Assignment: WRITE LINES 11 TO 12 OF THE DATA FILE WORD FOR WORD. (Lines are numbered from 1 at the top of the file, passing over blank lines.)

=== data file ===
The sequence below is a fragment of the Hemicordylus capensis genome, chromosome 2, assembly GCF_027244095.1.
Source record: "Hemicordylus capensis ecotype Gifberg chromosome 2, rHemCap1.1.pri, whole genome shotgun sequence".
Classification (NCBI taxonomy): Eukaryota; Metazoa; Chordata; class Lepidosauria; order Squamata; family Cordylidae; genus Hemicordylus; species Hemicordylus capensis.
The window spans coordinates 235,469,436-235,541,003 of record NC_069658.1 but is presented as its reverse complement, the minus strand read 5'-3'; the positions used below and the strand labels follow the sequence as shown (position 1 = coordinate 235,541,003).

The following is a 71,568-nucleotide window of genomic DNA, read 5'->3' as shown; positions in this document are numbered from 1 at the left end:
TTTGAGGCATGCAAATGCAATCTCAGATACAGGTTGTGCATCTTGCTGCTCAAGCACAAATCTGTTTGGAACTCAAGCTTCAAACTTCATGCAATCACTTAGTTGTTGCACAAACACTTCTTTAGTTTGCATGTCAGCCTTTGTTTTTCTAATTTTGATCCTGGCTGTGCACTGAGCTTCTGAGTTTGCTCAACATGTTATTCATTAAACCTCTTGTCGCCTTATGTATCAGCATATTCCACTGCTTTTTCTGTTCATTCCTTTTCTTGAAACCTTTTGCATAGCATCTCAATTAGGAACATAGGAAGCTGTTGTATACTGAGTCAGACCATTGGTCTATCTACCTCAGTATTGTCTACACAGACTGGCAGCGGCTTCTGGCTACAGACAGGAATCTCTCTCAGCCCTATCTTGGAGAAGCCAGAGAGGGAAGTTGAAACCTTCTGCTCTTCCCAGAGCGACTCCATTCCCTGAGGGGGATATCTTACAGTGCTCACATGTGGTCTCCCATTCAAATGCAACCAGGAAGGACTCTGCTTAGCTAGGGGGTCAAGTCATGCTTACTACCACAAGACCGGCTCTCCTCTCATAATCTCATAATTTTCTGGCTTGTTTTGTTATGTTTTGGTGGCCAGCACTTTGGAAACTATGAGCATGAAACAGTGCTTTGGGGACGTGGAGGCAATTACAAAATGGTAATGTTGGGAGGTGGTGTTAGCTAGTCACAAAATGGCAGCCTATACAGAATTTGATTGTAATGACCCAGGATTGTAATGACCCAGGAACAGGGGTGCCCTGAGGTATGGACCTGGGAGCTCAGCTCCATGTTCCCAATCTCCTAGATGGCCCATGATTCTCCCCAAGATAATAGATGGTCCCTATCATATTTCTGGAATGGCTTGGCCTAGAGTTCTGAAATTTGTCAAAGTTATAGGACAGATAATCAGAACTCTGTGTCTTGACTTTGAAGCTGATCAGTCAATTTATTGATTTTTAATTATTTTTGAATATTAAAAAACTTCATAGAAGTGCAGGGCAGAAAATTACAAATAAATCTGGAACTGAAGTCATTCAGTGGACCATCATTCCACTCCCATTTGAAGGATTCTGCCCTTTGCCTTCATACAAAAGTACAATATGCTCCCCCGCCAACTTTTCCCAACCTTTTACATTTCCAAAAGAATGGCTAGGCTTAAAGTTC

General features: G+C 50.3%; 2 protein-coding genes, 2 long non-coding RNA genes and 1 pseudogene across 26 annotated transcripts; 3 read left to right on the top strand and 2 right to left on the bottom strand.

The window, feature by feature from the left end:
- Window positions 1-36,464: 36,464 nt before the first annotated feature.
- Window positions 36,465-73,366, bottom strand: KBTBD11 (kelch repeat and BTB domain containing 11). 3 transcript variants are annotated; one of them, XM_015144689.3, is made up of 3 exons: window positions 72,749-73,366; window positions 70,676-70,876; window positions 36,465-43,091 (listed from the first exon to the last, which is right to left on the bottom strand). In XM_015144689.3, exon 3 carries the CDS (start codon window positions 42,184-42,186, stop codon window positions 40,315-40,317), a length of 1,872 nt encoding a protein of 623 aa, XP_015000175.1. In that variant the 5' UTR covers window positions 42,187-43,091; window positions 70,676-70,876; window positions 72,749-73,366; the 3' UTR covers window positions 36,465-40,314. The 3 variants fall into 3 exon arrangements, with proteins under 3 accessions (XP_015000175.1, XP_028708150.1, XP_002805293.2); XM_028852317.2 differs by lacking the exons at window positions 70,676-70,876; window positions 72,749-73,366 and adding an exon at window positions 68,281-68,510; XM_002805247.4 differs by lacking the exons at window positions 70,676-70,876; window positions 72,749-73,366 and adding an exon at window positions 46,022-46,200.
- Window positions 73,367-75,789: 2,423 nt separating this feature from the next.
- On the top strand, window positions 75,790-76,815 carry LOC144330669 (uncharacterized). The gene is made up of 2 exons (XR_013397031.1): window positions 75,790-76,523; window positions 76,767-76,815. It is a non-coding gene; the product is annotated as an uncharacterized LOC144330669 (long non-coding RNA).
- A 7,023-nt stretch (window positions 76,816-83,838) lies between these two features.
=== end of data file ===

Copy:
- Window positions 73,367-75,789: 2,423 nt separating this feature from the next.
- On the top strand, window positions 75,790-76,815 carry LOC144330669 (uncharacterized). The gene is made up of 2 exons (XR_013397031.1): window positions 75,790-76,523; window positions 76,767-76,815. It is a non-coding gene; the product is annotated as an uncharacterized LOC144330669 (long non-coding RNA).